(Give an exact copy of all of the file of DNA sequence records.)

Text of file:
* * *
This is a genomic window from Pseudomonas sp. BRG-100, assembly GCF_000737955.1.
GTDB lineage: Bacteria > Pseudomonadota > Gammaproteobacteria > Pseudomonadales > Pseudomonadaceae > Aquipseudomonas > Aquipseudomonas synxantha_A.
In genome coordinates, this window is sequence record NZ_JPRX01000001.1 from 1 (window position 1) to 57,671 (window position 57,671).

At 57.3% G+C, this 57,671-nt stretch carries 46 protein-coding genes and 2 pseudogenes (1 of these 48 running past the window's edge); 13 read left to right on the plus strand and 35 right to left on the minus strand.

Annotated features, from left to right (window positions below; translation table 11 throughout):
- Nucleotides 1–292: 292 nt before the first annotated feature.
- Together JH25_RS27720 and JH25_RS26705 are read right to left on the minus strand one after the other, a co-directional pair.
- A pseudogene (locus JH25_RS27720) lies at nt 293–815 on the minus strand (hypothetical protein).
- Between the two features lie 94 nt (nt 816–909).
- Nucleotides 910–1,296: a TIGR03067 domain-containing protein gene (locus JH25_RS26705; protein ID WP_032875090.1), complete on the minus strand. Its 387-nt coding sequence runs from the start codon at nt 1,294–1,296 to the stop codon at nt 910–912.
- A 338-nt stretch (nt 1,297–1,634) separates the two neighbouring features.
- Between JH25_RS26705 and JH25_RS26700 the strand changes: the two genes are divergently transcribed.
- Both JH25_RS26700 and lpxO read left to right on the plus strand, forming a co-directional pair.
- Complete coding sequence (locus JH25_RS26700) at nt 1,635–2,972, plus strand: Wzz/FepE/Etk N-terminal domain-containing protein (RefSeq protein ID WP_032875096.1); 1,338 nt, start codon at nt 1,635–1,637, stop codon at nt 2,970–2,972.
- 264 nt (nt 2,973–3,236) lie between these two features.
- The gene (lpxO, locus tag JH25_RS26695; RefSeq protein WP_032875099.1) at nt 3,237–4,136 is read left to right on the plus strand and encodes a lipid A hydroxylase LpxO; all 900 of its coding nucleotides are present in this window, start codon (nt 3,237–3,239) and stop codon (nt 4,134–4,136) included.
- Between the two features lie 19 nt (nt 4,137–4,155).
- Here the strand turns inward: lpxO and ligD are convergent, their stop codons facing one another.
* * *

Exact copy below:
This is a genomic window from Pseudomonas sp. BRG-100, assembly GCF_000737955.1.
GTDB lineage: Bacteria > Pseudomonadota > Gammaproteobacteria > Pseudomonadales > Pseudomonadaceae > Aquipseudomonas > Aquipseudomonas synxantha_A.
In genome coordinates, this window is sequence record NZ_JPRX01000001.1 from 1 (window position 1) to 57,671 (window position 57,671).

At 57.3% G+C, this 57,671-nt stretch carries 46 protein-coding genes and 2 pseudogenes (1 of these 48 running past the window's edge); 13 read left to right on the plus strand and 35 right to left on the minus strand.

Annotated features, from left to right (window positions below; translation table 11 throughout):
- Nucleotides 1–292: 292 nt before the first annotated feature.
- Together JH25_RS27720 and JH25_RS26705 are read right to left on the minus strand one after the other, a co-directional pair.
- A pseudogene (locus JH25_RS27720) lies at nt 293–815 on the minus strand (hypothetical protein).
- Between the two features lie 94 nt (nt 816–909).
- Nucleotides 910–1,296: a TIGR03067 domain-containing protein gene (locus JH25_RS26705; protein ID WP_032875090.1), complete on the minus strand. Its 387-nt coding sequence runs from the start codon at nt 1,294–1,296 to the stop codon at nt 910–912.
- A 338-nt stretch (nt 1,297–1,634) separates the two neighbouring features.
- Between JH25_RS26705 and JH25_RS26700 the strand changes: the two genes are divergently transcribed.
- Both JH25_RS26700 and lpxO read left to right on the plus strand, forming a co-directional pair.
- Complete coding sequence (locus JH25_RS26700) at nt 1,635–2,972, plus strand: Wzz/FepE/Etk N-terminal domain-containing protein (RefSeq protein ID WP_032875096.1); 1,338 nt, start codon at nt 1,635–1,637, stop codon at nt 2,970–2,972.
- 264 nt (nt 2,973–3,236) lie between these two features.
- The gene (lpxO, locus tag JH25_RS26695; RefSeq protein WP_032875099.1) at nt 3,237–4,136 is read left to right on the plus strand and encodes a lipid A hydroxylase LpxO; all 900 of its coding nucleotides are present in this window, start codon (nt 3,237–3,239) and stop codon (nt 4,134–4,136) included.
- Between the two features lie 19 nt (nt 4,137–4,155).
- Here the strand turns inward: lpxO and ligD are convergent, their stop codons facing one another.